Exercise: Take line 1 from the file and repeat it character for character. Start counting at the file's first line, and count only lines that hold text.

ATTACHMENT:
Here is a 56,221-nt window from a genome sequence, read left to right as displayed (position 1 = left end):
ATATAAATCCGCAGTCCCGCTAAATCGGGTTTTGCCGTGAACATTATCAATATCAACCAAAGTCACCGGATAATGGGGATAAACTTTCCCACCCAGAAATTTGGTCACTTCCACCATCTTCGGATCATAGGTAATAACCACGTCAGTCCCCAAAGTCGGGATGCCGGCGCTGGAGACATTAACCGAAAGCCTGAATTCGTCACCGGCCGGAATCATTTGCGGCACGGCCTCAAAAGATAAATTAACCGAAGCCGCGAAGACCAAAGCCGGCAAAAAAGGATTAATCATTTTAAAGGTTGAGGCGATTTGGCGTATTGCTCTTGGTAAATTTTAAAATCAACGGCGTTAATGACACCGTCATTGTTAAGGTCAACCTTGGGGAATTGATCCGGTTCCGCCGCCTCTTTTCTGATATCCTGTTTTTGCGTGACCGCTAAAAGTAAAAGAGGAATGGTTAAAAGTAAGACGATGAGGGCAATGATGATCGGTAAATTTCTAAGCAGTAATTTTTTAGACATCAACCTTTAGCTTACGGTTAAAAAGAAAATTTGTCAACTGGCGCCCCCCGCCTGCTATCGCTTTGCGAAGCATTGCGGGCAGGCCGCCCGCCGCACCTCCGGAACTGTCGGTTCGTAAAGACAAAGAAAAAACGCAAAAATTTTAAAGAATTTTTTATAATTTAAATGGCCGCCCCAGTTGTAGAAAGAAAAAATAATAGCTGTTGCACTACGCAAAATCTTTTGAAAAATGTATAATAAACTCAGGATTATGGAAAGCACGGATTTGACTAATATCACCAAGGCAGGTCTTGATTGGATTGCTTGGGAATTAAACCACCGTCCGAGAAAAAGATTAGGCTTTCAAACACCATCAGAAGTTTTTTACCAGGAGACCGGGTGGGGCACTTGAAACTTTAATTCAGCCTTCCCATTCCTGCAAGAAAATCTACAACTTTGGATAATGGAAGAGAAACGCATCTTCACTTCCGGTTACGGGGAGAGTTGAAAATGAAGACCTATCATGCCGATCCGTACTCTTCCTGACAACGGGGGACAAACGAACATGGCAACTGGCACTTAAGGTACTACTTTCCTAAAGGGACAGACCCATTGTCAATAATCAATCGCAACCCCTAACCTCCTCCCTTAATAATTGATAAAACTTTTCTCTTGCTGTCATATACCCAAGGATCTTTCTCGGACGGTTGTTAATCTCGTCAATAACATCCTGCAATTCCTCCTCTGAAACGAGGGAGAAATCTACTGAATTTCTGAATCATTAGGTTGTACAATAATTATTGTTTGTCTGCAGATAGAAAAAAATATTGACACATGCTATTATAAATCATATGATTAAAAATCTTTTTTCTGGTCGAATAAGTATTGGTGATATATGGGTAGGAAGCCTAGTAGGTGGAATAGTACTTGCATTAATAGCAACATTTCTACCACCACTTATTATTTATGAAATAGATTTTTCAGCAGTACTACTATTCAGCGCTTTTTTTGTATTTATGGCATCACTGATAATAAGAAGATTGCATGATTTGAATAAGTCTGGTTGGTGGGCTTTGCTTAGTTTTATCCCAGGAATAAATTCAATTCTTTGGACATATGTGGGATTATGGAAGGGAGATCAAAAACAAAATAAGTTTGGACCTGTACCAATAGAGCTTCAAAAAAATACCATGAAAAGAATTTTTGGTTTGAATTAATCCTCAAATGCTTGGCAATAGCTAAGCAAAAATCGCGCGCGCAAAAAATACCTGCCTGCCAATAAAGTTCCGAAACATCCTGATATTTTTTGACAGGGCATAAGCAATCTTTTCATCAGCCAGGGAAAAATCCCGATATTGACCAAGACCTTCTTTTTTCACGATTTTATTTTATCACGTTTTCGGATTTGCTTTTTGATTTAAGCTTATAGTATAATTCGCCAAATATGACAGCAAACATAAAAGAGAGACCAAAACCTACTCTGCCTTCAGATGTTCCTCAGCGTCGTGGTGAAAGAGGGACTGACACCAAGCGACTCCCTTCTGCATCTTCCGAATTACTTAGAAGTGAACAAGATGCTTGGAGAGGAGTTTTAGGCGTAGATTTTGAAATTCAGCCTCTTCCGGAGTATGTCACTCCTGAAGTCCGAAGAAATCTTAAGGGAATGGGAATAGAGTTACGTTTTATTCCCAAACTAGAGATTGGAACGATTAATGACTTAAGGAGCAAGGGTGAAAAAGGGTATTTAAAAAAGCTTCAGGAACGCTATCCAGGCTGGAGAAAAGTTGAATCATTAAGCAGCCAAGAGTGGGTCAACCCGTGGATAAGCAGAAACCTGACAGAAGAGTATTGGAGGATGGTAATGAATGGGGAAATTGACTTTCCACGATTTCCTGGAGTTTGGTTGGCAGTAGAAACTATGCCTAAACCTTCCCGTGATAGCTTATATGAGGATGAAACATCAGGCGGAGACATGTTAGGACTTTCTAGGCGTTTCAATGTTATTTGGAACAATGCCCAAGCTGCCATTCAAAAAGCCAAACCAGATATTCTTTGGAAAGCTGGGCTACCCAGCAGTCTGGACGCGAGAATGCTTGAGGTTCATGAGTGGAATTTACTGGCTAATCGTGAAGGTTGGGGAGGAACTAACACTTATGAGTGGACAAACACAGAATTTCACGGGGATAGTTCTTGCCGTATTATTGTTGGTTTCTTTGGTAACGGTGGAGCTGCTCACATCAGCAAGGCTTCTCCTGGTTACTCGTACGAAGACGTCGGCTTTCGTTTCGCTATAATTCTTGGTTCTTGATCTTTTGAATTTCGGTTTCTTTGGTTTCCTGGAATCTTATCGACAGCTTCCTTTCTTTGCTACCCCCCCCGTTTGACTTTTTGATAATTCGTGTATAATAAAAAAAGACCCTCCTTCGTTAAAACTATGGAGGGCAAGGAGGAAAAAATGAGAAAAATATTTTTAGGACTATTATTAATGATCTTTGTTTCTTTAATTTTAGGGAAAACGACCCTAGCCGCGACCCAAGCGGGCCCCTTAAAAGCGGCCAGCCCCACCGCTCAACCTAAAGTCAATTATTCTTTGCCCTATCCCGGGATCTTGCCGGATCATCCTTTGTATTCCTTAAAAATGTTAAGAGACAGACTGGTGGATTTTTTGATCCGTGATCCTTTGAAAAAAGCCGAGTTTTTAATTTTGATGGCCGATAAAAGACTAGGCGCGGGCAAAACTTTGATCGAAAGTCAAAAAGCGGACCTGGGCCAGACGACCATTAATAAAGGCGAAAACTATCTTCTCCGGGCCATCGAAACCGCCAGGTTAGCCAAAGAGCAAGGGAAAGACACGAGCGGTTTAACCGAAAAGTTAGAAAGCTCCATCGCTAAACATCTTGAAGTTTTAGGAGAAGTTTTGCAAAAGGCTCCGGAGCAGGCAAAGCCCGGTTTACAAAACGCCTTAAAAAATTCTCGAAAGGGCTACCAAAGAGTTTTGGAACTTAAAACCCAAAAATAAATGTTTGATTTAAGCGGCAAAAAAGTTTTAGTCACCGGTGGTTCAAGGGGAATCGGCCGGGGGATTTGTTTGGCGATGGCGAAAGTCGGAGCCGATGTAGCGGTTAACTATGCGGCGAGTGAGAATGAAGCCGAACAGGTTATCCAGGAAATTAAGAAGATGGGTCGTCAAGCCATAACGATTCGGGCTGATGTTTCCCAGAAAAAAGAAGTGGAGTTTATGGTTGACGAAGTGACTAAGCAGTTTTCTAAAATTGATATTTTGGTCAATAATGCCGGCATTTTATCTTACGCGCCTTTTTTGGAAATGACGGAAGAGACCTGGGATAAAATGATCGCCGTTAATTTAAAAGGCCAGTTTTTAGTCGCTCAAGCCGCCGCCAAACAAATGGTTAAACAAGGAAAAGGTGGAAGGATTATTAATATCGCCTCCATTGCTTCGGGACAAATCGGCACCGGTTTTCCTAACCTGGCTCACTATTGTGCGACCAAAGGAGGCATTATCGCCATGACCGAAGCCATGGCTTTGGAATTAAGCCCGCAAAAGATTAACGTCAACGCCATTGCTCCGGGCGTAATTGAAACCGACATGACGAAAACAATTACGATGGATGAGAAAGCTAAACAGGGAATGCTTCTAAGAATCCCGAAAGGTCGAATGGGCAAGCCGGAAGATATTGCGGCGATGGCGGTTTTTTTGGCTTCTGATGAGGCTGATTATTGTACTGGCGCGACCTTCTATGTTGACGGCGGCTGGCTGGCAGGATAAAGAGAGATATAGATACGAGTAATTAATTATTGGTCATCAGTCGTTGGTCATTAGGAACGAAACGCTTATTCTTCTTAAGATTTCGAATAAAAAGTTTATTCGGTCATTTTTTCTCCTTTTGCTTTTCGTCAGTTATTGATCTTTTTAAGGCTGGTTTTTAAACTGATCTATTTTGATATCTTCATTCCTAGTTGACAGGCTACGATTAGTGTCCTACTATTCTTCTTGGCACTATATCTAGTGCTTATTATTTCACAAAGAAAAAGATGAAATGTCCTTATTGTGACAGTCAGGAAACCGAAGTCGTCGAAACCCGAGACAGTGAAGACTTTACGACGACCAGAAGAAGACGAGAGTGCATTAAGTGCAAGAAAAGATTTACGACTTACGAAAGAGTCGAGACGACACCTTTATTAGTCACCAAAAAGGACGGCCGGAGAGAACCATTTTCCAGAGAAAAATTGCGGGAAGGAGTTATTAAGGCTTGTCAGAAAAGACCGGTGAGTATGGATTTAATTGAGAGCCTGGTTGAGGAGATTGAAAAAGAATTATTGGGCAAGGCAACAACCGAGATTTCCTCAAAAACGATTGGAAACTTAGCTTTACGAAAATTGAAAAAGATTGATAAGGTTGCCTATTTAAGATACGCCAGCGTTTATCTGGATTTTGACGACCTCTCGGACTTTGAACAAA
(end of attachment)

Here is a 56,221-nt window from a genome sequence, read left to right as displayed (position 1 = left end):